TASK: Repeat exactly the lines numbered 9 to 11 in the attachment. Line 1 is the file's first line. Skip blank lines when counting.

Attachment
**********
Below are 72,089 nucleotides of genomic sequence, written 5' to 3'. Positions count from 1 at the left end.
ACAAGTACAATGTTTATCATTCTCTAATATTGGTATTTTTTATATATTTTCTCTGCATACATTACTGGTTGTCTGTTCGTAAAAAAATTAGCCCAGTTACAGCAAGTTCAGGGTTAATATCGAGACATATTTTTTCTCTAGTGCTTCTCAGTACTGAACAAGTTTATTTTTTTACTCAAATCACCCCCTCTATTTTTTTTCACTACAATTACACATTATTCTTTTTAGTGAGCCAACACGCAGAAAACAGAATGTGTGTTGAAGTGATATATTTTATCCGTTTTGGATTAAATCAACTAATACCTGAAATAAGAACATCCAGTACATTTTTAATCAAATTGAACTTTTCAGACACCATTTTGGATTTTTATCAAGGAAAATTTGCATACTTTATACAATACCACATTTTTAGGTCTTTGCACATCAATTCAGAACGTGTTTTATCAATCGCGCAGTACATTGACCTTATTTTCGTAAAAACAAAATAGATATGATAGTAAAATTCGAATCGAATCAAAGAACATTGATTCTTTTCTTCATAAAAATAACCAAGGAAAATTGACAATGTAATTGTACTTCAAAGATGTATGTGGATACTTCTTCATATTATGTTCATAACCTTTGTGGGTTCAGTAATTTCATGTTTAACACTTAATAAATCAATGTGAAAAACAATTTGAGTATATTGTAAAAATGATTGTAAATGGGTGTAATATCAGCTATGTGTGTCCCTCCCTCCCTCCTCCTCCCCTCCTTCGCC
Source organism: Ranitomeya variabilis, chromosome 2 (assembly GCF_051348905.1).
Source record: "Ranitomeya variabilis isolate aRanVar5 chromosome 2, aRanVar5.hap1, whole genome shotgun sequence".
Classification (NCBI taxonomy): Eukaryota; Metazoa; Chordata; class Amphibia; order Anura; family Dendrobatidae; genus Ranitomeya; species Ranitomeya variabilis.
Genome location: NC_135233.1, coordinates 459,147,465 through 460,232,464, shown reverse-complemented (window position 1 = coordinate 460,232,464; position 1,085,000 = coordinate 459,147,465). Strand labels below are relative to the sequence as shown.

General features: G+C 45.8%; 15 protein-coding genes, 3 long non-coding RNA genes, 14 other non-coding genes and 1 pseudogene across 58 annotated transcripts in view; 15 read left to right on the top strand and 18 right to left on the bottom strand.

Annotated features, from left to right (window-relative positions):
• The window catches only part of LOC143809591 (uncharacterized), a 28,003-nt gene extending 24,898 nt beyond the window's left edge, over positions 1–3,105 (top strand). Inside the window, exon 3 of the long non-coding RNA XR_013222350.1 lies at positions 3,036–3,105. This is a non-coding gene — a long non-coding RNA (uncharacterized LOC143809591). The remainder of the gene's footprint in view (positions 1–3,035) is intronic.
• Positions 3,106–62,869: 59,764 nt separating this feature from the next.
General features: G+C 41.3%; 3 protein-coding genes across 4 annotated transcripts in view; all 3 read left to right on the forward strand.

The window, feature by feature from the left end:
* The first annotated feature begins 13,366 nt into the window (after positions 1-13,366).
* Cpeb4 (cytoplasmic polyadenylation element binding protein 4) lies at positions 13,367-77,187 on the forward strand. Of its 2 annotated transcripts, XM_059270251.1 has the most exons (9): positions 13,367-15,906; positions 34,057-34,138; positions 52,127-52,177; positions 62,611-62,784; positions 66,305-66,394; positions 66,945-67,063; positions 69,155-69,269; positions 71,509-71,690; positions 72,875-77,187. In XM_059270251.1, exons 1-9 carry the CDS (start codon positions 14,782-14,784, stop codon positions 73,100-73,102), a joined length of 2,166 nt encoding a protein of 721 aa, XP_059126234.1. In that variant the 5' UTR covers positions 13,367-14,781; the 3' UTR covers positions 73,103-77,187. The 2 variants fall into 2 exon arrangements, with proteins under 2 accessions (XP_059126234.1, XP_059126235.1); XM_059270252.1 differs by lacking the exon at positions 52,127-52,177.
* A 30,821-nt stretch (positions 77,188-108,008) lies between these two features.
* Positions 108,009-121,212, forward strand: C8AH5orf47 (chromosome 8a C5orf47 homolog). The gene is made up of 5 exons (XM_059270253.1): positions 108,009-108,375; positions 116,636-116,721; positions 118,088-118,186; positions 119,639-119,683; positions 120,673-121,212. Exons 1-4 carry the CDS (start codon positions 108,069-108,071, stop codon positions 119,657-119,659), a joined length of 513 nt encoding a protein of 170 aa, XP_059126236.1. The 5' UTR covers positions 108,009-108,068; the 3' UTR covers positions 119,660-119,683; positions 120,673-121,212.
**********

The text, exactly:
• The window catches only part of LOC143809591 (uncharacterized), a 28,003-nt gene extending 24,898 nt beyond the window's left edge, over positions 1–3,105 (top strand). Inside the window, exon 3 of the long non-coding RNA XR_013222350.1 lies at positions 3,036–3,105. This is a non-coding gene — a long non-coding RNA (uncharacterized LOC143809591). The remainder of the gene's footprint in view (positions 1–3,035) is intronic.
• Positions 3,106–62,869: 59,764 nt separating this feature from the next.
General features: G+C 41.3%; 3 protein-coding genes across 4 annotated transcripts in view; all 3 read left to right on the forward strand.